A recent study showed that, on average, green buildings show a ten times return on the investment in green building design. The analysis of 33 different green buildings revealed an average cost premium of around 2% for buildings that received any type of LEED certification. However when looked at from the developers point of view who may normally only make a profit equal to 10% of the cost of a project that 2% equals around 20% of a developers total profit. In commercial buildings that have multibillion-dollar budgets this could equal a profit loss in the hundreds of millions of dollars. To that end it is obvious that the government must help inspire these developers to build green. There is one easy way to do this which speaks to the bottom line that a developer sees, which is through tax incentives. This action has already been taken by The State of New York, which provides tax credits for buildings that meet certain criteria and, under Executive Order 111, state agencies have been instructed in methods that reduce energy and utilize green building principles. However the current state green building tax incentives were to be in 2 phases totaling $50,000,000 in incentives over 9 years. This may seem like a great deal of money but is honestly nothing more than a joking attempt in reality to encourage green building. If buildings are truly the greatest detriment to our environment than why would we only forgive $50 million of New York State’s tax income over a 9-year period? That is correct over the past 9 years they forgave less than 1% per year of total tax income has been forgiven to help encourage green building. It is rumored that the total tax collected by New York State is now at over $100 billion annually. To make this clear it only took 7 projects state wide to used up all of these tax incentives. New York State should be involved in helping hundreds if not tens of thousands of projects every year go green. This would produce the needed vision of green building in both our city and state. As Rob Watson put it, “Almost twenty years into the green building movement its like we are still in kindergarten.”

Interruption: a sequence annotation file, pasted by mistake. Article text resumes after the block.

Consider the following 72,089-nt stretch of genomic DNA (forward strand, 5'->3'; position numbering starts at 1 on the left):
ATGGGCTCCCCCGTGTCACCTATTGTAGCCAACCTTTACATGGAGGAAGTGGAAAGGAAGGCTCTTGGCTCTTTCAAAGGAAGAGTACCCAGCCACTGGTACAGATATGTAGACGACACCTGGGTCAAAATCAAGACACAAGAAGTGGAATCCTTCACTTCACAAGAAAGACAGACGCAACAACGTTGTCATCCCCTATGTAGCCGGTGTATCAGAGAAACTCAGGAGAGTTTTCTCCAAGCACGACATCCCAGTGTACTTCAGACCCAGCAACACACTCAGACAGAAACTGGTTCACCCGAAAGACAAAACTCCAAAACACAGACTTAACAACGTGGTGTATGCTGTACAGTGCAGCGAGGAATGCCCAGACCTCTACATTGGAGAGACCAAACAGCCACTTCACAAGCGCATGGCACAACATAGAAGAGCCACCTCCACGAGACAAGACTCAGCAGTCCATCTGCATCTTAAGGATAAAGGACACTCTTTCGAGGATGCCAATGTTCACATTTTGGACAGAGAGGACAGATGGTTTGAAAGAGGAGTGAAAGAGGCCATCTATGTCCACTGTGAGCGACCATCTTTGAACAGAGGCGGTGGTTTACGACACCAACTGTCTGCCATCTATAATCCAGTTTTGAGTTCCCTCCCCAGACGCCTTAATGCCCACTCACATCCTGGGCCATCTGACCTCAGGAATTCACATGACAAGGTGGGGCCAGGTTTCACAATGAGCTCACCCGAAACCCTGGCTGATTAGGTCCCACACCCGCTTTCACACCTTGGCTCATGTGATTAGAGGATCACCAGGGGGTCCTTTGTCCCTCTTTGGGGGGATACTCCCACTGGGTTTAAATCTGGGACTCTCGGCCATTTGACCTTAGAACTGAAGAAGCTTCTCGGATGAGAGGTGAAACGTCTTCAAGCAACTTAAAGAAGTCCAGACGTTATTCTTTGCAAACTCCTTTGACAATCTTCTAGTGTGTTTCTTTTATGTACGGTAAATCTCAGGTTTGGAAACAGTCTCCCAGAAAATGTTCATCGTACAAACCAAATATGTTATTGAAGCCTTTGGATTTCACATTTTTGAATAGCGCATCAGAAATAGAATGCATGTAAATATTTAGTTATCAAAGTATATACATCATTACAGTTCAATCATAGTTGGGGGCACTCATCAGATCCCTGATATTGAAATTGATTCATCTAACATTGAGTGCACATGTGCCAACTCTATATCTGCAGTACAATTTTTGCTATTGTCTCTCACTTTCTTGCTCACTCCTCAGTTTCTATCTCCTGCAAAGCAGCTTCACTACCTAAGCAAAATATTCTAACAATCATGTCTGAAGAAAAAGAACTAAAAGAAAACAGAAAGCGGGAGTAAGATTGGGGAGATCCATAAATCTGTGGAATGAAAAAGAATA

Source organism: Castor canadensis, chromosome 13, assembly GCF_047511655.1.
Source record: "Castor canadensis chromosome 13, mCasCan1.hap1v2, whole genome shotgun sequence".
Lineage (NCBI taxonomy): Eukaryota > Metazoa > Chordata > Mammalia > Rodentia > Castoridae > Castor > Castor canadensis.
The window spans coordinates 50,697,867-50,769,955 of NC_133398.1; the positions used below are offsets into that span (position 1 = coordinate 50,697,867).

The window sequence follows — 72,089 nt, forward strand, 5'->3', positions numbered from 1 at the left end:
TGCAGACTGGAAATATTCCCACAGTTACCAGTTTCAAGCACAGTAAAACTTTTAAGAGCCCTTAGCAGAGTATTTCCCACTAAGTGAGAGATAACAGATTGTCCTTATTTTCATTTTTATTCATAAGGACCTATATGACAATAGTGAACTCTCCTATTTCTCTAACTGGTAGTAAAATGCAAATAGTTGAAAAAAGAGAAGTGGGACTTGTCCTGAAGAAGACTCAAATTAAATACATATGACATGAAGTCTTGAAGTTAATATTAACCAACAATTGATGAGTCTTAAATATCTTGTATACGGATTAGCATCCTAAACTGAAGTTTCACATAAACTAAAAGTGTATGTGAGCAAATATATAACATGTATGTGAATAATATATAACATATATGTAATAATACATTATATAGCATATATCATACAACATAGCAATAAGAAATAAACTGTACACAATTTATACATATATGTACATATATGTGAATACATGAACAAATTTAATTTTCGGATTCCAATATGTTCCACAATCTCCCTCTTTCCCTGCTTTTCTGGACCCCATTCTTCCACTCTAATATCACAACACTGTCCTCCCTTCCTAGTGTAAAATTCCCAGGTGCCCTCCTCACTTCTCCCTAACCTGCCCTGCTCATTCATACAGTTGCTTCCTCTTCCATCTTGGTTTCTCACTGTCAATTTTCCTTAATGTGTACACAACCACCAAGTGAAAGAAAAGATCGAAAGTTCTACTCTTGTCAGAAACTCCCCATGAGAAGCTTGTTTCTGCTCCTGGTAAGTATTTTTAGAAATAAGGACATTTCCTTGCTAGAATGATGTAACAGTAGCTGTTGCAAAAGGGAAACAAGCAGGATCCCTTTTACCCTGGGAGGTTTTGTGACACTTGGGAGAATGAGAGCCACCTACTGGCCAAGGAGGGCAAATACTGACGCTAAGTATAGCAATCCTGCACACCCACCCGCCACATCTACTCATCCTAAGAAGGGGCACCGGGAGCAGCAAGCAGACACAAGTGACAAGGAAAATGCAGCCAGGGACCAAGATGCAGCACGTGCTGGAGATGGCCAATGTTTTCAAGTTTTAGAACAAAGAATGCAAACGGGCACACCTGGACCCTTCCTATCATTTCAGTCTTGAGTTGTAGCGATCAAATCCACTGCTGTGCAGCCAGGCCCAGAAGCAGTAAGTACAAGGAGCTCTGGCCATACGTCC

To this end when focusing on new office buildings built in the last 18 months in the city of New York we notice that there is the potential for lots of problems. The current system of accountability does not have the proper checks and balances in place to help promote green building into a thriving industry. By early 2008 there were only 11 green buildings in New York City totaling 12.3 Million square feet of space. That may seem like a good deal but when you consider that the city of Los Angeles has over 100 buildings totaling 26.2 million square feet New York is really a newcomer to this market. To date there have been issues as to what is considered a green building and what one must do to achieve different levels of “greenness.” This leaves both developers and buyers at huge risks when one party believes they are delivering a certain product and another party is expecting to receive an entirely different product. This sets the stage nor only for many lawsuits, which in this day and age we already have to many of, but also for a huge discounting of what it means to build, live or work in a green building.